I have five questions about my professional life. The five questions I have professionally will be in the form of questions.
Why can’t I move up?
Why do coworkers feel like they are entitled to everything and can act any kind of way?
Why is the system not working properly?
What is not working enough hours to be able to get everything done?
Why do clients treat us like we are dispensable and dont need us?
As a full time sales rep for Verizon, I often ask myself these questions. The two questions that I am going to focus on are numbers 2 and 5.
These two questions stand out to me so much because they affect so much of my work life. The first question is why co workers feel like they have the right to be entitled prima donnas. The reason I chose this because some of my co workers love to scream rights and what they are NOT going to do. This is upsetting because all the rest of us just do the job and keep it moving. The entitled ones tend to create chaos with their antics. They think the job owes them something. They have achieved small wins and think the job has to move mountains for them. Amabile, T. M., & Kramer, S. (2011). One coworker kept everyone on edge with his narcissists antics. The team felt like they had to walk on eggshells to accommodate his attitude and extreme mood swings. He was good friends with the manager which was the only reason the team had to deal with him. He was sadly mistaken with me as I did not deal with his antics. We would get into several verbal disagreements. He finally left me alone with his foolishness.
The second question I have an issue with is how customers think we are dispensable. In today’s world of online shopping, Customers think they can do everything without our expertise. I have had customers treat me like a waiter trying to get their order rather than a sales consultant. I have had to work harder to stand out to customers who had this thought process towards me. In response to customers treating me dispensable, I have had to develop different aspects of divergent thinking like seeking novelty and making connections(Puccio,2012) I make connections by asking questions to cater a solution to the customers needs. Qualifying questions separate me from being just a sales rep to an actual consultant helping their needs in their eyes. I achieve novelty by asking them questions as well. I become a different type of sales rep to them. I also think this is such an important question to explore because automated systems are cutting out sales reps left and right. Companies want to just have customers dealing with machines. It is my (sales reps) job to create value in the marketplace. In 2019, This value is being seen as being a knowledgeable and educated teacher. We are teaching our customers how to use our product.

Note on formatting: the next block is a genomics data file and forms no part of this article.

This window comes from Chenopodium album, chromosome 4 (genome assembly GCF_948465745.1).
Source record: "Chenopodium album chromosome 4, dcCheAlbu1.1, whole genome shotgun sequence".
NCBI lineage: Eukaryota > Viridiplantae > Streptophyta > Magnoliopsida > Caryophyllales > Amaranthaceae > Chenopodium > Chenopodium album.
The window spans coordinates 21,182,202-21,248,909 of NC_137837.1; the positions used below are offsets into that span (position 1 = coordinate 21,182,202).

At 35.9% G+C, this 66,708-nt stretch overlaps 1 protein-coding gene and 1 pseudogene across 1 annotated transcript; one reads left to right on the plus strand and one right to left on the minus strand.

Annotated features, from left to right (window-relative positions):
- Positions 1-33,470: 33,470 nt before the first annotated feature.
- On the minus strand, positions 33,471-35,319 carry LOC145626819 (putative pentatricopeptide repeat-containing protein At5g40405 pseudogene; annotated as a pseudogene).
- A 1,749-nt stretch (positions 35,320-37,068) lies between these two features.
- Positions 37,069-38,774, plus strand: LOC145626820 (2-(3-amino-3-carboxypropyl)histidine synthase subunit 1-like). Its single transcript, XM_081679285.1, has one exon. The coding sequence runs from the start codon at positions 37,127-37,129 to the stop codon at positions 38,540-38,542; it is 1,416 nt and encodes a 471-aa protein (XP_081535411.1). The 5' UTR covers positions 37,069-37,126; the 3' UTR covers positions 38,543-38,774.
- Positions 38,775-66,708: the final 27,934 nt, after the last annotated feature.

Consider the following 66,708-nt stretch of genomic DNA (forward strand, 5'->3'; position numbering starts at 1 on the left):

Mind maps are so important in creating a mental map leading to solutions. Mind maps open the clutter and chaos in your mind to reveal direction and clarity.
My experience using mind maps has been great. Mind maps makes me ask the hard questions of what I really want to know and focus on. It organizes my mind to hone in on the right parts to make it productive. The mind map anticipates the problems of a project to ensure it reaches its deadline. This is important because blindspots in a project are real. Understanding roadblocks ahead helps to ensure deadlines are met.
I don’t think I would have learned as much if I didn’t use this tool. I feel like the mindmap moved me out of my own way. I would use this process for other problems solving like for problem solving and helping to balance out my commissions. Mind Maps can be used to hire people as well. The mind map could be used to weigh out the pros and cons of a future employee.
All in all, Mind Maps have helped me to understand the underlying problems in a project. It has opened up my view of what it means to do creative problem solving.
Hunt, J. (n.d.). The “Just-In-Time Method”. Small Business – Chron.com. Retrieved from http://smallbusiness.chron.com/justintime-method-31185.html
Khanna , T., Song, J., & Lee, K. (2011). The paradox of Samsung’s rise. Harvard Business Review, 89(7/8), 142–147. Retrieved from https://hbsp.harvard.edu/tu/56cc5378
Puccio, G. J., Mance, M., Switalski, L. B., & Reali, P. D. (2012). Principles for divergent and convergent thinking: Becoming a better creative thinker. In Creativity Rising: Creative thinking and creative problem solving in the 21st century (pp. 51–70). Buffalo, NY: ICSC Press.
Amabile, T. M., & Kramer, S. (2011). The power of small wins. Harvard Business Review, 89(5), 70–80.(6), 41–51.
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